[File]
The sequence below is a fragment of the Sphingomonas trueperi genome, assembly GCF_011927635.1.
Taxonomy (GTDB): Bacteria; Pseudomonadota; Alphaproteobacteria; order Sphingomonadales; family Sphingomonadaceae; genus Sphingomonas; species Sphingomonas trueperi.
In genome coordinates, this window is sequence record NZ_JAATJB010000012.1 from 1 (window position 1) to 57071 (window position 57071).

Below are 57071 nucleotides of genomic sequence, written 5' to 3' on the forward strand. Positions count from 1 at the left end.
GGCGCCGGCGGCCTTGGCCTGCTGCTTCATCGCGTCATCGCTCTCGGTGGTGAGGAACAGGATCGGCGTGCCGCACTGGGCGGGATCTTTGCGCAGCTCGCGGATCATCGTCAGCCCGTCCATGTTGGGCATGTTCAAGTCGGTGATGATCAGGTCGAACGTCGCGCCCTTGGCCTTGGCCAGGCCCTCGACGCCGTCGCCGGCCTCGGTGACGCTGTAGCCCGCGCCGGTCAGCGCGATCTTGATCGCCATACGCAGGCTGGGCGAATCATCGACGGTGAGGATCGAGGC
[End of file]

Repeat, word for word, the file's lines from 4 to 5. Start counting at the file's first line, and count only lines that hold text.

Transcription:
Below are 57071 nucleotides of genomic sequence, written 5' to 3' on the forward strand. Positions count from 1 at the left end.
GGCGCCGGCGGCCTTGGCCTGCTGCTTCATCGCGTCATCGCTCTCGGTGGTGAGGAACAGGATCGGCGTGCCGCACTGGGCGGGATCTTTGCGCAGCTCGCGGATCATCGTCAGCCCGTCCATGTTGGGCATGTTCAAGTCGGTGATGATCAGGTCGAACGTCGCGCCCTTGGCCTTGGCCAGGCCCTCGACGCCGTCGCCGGCCTCGGTGACGCTGTAGCCCGCGCCGGTCAGCGCGATCTTGATCGCCATACGCAGGCTGGGCGAATCATCGACGGTGAGGATCGAGGC